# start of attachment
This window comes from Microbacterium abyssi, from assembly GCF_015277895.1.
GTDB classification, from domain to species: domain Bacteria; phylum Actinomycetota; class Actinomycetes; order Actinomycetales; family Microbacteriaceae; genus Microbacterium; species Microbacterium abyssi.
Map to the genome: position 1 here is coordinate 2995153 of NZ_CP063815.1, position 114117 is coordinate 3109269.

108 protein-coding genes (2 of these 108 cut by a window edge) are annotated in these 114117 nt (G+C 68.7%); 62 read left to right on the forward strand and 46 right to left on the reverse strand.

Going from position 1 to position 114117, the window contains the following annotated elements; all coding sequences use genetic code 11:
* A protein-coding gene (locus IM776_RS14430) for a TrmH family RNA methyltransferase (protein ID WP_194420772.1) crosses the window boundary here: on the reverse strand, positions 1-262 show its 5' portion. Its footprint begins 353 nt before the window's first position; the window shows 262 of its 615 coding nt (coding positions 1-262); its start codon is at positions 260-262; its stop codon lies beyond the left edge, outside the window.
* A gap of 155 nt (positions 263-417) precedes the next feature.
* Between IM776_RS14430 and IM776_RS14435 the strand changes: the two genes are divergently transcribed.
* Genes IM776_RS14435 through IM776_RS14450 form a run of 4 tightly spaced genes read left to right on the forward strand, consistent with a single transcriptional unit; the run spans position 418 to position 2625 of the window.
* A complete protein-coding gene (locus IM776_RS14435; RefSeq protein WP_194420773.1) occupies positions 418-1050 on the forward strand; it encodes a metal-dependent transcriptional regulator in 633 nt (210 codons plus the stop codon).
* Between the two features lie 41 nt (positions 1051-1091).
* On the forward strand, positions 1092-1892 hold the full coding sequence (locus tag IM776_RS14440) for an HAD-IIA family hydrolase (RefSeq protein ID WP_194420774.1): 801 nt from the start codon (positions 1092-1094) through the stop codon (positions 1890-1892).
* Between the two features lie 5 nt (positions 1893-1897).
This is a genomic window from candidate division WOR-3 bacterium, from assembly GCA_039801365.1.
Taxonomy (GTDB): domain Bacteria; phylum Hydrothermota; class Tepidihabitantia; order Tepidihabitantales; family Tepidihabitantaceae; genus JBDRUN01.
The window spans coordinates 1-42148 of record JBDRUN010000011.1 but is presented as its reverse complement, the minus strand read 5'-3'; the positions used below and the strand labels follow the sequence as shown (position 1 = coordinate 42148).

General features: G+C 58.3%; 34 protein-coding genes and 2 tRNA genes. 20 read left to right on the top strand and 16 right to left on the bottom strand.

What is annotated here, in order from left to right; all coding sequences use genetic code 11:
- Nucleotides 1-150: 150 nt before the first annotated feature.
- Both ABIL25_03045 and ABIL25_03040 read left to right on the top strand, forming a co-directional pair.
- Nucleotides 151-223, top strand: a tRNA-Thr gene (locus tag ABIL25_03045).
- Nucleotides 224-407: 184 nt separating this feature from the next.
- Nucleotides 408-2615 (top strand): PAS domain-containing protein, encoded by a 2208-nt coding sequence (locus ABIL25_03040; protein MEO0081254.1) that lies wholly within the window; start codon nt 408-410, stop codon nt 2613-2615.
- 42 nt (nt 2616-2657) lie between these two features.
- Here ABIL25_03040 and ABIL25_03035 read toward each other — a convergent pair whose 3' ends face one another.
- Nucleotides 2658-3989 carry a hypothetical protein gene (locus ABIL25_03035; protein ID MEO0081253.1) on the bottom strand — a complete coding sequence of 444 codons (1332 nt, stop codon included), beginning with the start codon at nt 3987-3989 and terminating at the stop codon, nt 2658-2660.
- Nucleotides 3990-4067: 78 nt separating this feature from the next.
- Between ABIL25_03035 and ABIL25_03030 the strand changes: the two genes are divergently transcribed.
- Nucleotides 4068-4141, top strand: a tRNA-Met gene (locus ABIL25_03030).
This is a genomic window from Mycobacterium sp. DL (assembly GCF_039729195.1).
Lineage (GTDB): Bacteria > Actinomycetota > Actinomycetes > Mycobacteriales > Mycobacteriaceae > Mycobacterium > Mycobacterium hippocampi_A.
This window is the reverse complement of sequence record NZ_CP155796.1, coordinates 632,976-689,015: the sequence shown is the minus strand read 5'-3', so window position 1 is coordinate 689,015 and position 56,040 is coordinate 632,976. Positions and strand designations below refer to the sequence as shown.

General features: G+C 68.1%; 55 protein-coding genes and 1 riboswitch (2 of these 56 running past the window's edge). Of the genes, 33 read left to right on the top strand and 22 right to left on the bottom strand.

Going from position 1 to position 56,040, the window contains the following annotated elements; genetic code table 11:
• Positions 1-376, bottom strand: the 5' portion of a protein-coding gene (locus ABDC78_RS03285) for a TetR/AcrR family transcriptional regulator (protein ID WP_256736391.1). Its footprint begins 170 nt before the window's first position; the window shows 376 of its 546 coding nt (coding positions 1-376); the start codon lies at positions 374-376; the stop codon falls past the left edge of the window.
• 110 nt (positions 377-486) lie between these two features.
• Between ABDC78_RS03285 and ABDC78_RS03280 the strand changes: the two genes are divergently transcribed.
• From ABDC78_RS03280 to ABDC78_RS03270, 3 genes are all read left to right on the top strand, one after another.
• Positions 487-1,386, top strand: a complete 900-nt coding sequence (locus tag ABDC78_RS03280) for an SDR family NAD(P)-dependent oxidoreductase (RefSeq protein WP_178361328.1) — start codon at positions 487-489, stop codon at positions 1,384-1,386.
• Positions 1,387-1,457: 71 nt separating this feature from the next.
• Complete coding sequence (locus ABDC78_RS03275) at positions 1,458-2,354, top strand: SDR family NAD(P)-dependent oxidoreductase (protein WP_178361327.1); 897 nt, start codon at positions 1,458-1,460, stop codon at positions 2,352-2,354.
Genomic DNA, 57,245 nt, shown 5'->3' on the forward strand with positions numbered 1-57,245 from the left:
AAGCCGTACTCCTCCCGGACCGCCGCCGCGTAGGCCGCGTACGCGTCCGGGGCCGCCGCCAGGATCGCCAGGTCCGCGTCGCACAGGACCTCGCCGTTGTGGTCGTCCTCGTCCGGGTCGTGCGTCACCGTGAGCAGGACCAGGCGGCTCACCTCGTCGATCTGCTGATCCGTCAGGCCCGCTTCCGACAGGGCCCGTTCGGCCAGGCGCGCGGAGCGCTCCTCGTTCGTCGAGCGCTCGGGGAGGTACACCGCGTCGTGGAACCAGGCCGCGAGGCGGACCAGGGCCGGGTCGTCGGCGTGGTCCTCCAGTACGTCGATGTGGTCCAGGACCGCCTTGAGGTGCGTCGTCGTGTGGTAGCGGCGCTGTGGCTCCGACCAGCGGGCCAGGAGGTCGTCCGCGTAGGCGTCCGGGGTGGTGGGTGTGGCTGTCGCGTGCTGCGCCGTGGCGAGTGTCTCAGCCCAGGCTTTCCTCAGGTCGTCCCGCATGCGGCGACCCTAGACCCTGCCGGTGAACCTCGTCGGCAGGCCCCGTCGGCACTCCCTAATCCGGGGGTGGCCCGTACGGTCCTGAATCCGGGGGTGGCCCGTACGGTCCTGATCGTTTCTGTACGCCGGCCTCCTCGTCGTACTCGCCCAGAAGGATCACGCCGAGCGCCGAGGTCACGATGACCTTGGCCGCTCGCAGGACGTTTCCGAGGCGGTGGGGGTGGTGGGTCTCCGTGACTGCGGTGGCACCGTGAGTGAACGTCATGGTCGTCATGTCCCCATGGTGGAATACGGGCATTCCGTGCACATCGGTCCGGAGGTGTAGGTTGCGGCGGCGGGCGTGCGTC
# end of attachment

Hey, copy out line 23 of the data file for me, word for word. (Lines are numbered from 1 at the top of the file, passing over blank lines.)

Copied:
- Nucleotides 408-2615 (top strand): PAS domain-containing protein, encoded by a 2208-nt coding sequence (locus ABIL25_03040; protein MEO0081254.1) that lies wholly within the window; start codon nt 408-410, stop codon nt 2613-2615.